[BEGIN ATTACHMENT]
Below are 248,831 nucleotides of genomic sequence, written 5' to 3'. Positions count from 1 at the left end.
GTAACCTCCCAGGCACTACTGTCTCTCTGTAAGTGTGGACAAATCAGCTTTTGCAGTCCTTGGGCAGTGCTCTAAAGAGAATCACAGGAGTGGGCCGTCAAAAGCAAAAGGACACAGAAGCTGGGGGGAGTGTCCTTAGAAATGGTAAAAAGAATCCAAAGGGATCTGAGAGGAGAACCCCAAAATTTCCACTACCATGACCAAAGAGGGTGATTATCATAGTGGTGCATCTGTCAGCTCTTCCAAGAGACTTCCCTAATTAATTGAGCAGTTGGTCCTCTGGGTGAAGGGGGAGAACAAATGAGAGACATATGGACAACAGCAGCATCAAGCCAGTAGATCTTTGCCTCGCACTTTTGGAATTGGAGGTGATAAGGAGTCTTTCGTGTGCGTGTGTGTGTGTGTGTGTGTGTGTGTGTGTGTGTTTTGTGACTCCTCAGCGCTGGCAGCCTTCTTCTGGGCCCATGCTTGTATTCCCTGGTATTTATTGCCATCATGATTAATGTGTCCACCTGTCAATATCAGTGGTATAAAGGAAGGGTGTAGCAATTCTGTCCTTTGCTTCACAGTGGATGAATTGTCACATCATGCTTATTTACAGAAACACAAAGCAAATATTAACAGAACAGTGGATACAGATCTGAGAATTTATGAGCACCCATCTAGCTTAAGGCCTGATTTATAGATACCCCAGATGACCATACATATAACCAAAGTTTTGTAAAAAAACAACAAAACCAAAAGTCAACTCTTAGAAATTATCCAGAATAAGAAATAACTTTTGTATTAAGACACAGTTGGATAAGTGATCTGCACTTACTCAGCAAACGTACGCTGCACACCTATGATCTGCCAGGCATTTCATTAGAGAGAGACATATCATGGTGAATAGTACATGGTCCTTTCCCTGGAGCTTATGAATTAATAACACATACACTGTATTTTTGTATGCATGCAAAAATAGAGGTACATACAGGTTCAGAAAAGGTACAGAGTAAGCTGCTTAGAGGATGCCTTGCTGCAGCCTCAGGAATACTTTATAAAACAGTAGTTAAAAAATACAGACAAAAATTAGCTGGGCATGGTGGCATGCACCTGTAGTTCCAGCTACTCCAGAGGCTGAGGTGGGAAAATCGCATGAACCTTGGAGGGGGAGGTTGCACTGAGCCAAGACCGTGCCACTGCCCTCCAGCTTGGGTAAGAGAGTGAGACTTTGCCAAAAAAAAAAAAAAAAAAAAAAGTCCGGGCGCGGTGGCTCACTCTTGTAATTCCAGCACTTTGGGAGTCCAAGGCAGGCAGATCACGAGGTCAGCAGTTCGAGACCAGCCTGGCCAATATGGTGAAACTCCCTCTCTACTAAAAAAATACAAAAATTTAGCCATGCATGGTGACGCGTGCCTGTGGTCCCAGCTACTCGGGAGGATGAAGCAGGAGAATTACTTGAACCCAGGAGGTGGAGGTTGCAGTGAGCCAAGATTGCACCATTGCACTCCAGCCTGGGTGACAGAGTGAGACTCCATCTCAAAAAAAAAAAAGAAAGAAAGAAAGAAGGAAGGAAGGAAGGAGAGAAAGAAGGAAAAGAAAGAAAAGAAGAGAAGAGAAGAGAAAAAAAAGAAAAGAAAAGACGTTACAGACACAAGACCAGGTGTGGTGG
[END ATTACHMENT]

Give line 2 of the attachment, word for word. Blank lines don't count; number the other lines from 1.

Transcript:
GTAACCTCCCAGGCACTACTGTCTCTCTGTAAGTGTGGACAAATCAGCTTTTGCAGTCCTTGGGCAGTGCTCTAAAGAGAATCACAGGAGTGGGCCGTCAAAAGCAAAAGGACACAGAAGCTGGGGGGAGTGTCCTTAGAAATGGTAAAAAGAATCCAAAGGGATCTGAGAGGAGAACCCCAAAATTTCCACTACCATGACCAAAGAGGGTGATTATCATAGTGGTGCATCTGTCAGCTCTTCCAAGAGACTTCCCTAATTAATTGAGCAGTTGGTCCTCTGGGTGAAGGGGGAGAACAAATGAGAGACATATGGACAACAGCAGCATCAAGCCAGTAGATCTTTGCCTCGCACTTTTGGAATTGGAGGTGATAAGGAGTCTTTCGTGTGCGTGTGTGTGTGTGTGTGTGTGTGTGTGTGTGTGTTTTGTGACTCCTCAGCGCTGGCAGCCTTCTTCTGGGCCCATGCTTGTATTCCCTGGTATTTATTGCCATCATGATTAATGTGTCCACCTGTCAATATCAGTGGTATAAAGGAAGGGTGTAGCAATTCTGTCCTTTGCTTCACAGTGGATGAATTGTCACATCATGCTTATTTACAGAAACACAAAGCAAATATTAACAGAACAGTGGATACAGATCTGAGAATTTATGAGCACCCATCTAGCTTAAGGCCTGATTTATAGATACCCCAGATGACCATACATATAACCAAAGTTTTGTAAAAAAACAACAAAACCAAAAGTCAACTCTTAGAAATTATCCAGAATAAGAAATAACTTTTGTATTAAGACACAGTTGGATAAGTGATCTGCACTTACTCAGCAAACGTACGCTGCACACCTATGATCTGCCAGGCATTTCATTAGAGAGAGACATATCATGGTGAATAGTACATGGTCCTTTCCCTGGAGCTTATGAATTAATAACACATACACTGTATTTTTGTATGCATGCAAAAATAGAGGTACATACAGGTTCAGAAAAGGTACAGAGTAAGCTGCTTAGAGGATGCCTTGCTGCAGCCTCAGGAATACTTTATAAAACAGTAGTTAAAAAATACAGACAAAAATTAGCTGGGCATGGTGGCATGCACCTGTAGTTCCAGCTACTCCAGAGGCTGAGGTGGGAAAATCGCATGAACCTTGGAGGGGGAGGTTGCACTGAGCCAAGACCGTGCCACTGCCCTCCAGCTTGGGTAAGAGAGTGAGACTTTGCCAAAAAAAAAAAAAAAAAAAAAAGTCCGGGCGCGGTGGCTCACTCTTGTAATTCCAGCACTTTGGGAGTCCAAGGCAGGCAGATCACGAGGTCAGCAGTTCGAGACCAGCCTGGCCAATATGGTGAAACTCCCTCTCTACTAAAAAAATACAAAAATTTAGCCATGCATGGTGACGCGTGCCTGTGGTCCCAGCTACTCGGGAGGATGAAGCAGGAGAATTACTTGAACCCAGGAGGTGGAGGTTGCAGTGAGCCAAGATTGCACCATTGCACTCCAGCCTGGGTGACAGAGTGAGACTCCATCTCAAAAAAAAAAAAGAAAGAAAGAAAGAAGGAAGGAAGGAAGGAGAGAAAGAAGGAAAAGAAAGAAAAGAAGAGAAGAGAAGAGAAAAAAAAGAAAAGAAAAGACGTTACAGACACAAGACCAGGTGTGGTGG